|AHFS/Drugs.com||International Drug Names|
|CompTox Dashboard (EPA)|
|Chemical and physical data|
|Molar mass||298.374 g/mol g·mol−1|
|3D model (JSmol)|
|Melting point||86 to 88 °C (187 to 190 °F)|
|(what is this?)|
Artemether is a medication used for the treatment of malaria. The injectable form is specifically used for severe malaria rather than quinine. In adults, it may not be as effective as artesunate. It is given by injection in a muscle. It is also available by mouth in combination with lumefantrine, known as artemether/lumefantrine.
Artemether causes relatively few side effects. An irregular heartbeat may rarely occur. While there is evidence that use during pregnancy may be harmful in animals, there is no evidence of concern in humans. The World Health Organization (WHO) therefore recommends its use during pregnancy. It is in the artemisinin class of medication.
Artemether has been studied since at least 1981, and been in medical use since 1987. It is on the World Health Organization's List of Essential Medicines.
Artemether is an antimalarial drug for uncomplicated malaria caused by P. falciparum (and chloroquine-resistant P. falciparum) or chloroquine-resistant P. vivax parasites. Artemether can also be used to treat severe malaria.
The World Health Organization (WHO) recommends the treatment of uncomplicated P. falciparum with artemisinin-based combination therapy. Given in combination with lumefantrine, it may be followed by a 14-day regimen of primaquine to prevent relapse of P. vivax or P. ovale malarial parasites and provide a complete cure.
Artemether is rated category C by the FDA based on animal studies where artemisinin derivatives have shown an association with fetal loss and deformity. Some studies, however, do not show evidence of harm.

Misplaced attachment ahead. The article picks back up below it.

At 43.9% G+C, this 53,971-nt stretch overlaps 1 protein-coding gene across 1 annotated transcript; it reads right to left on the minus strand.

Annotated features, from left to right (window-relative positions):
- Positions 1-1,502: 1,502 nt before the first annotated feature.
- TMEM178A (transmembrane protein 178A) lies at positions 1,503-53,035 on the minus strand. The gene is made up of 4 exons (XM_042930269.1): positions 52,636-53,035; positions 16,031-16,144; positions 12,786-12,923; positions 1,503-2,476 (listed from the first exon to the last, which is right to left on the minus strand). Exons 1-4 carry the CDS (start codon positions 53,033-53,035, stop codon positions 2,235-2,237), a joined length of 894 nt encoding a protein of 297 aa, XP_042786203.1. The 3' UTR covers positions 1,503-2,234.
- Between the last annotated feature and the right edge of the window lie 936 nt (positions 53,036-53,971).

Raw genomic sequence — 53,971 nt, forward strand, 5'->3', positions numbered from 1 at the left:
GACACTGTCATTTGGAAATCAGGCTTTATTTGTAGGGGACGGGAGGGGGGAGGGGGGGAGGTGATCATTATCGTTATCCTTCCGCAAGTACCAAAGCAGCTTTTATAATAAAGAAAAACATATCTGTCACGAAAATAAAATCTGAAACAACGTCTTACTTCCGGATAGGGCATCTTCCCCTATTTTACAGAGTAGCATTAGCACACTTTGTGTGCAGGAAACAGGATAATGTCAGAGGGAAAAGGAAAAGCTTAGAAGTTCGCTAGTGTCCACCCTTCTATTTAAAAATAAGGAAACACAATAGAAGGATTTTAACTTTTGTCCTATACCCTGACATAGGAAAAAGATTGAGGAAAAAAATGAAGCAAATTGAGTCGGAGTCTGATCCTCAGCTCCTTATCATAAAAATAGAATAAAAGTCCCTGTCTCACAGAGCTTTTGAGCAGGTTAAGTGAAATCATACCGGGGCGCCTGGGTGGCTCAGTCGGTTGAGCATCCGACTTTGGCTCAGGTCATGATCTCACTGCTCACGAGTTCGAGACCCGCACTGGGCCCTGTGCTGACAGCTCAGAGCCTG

Plasma artemether level was found to be lower when the combination product was used with lopinavir/ritonavir. There is also decreased drug exposure associated with concurrent use with efavirenz or nevirapine.
Hormonal contraceptives may not be as efficacious when used with artemether/lumefantrine.
Mechanism of action
Artemether interact with ferriprotoporphyrin IX (heme) or ferrous ions in the acidic parasite food vacuole, and generates cytotoxic radical species[medical citation needed]
The accepted mode of action of the peroxide containing drug involve its interaction with heme (byproduct of hemoglobin degradation), derived from proteolysis of haemoglobin. This interaction results in the formation of toxic oxygen and carbon centered radicals.[medical citation needed]
One of the proposed mechanisms is that through inhibiting anti-oxidant and metabolic enzymes, artemisinin derivatives inflict oxidative and metabolic stress on the cell. Some pathways affected may concern glutathione and glucose metabolism. As a consequence, lesions and reduced growth of the parasite may result.
Another possible mechanism of action suggests that arteristinin drugs exert their cidal action through inhibiting PfATP6. Since PfATP6 is an enzyme regulating cellular calcium concentration, its malfunctioning will lead to intracellular calcium accumulation, which in turns causes cell death.
Absorption of artemether is improved 2- to 3-fold with food. It is highly bound to protein (95.4%). Peak concentrations of artemether are seen 2 hours after administration.
Artemether is metabolized in the human body to the active metabolite, dihydroartemisinin, primarily by hepatic enzymes CYP3A4/5. Both the parent drug and active metabolite are eliminated with a half-life of about 2 hours.
Artemether is a methyl ether derivative of artemisinin, which is a peroxide-containing lactone isolated from the antimalarial plant Artemisia annua. It is also known as dihydroartemisinin methyl ether, but its correct chemical nomenclature is (+)-(3-alpha,5a-beta,6-beta,8a-beta, 9-alpha,12-beta,12aR)-decahydro-10-methoxy-3,6,9-trimethyl-3,12-epoxy-12H-pyrano(4,3-j)-1,2-benzodioxepin. It is a relatively lipophilic and unstable drug, which acts by creating reactive free radicals in addition to affecting the membrane transport system of the plasmodium organism.
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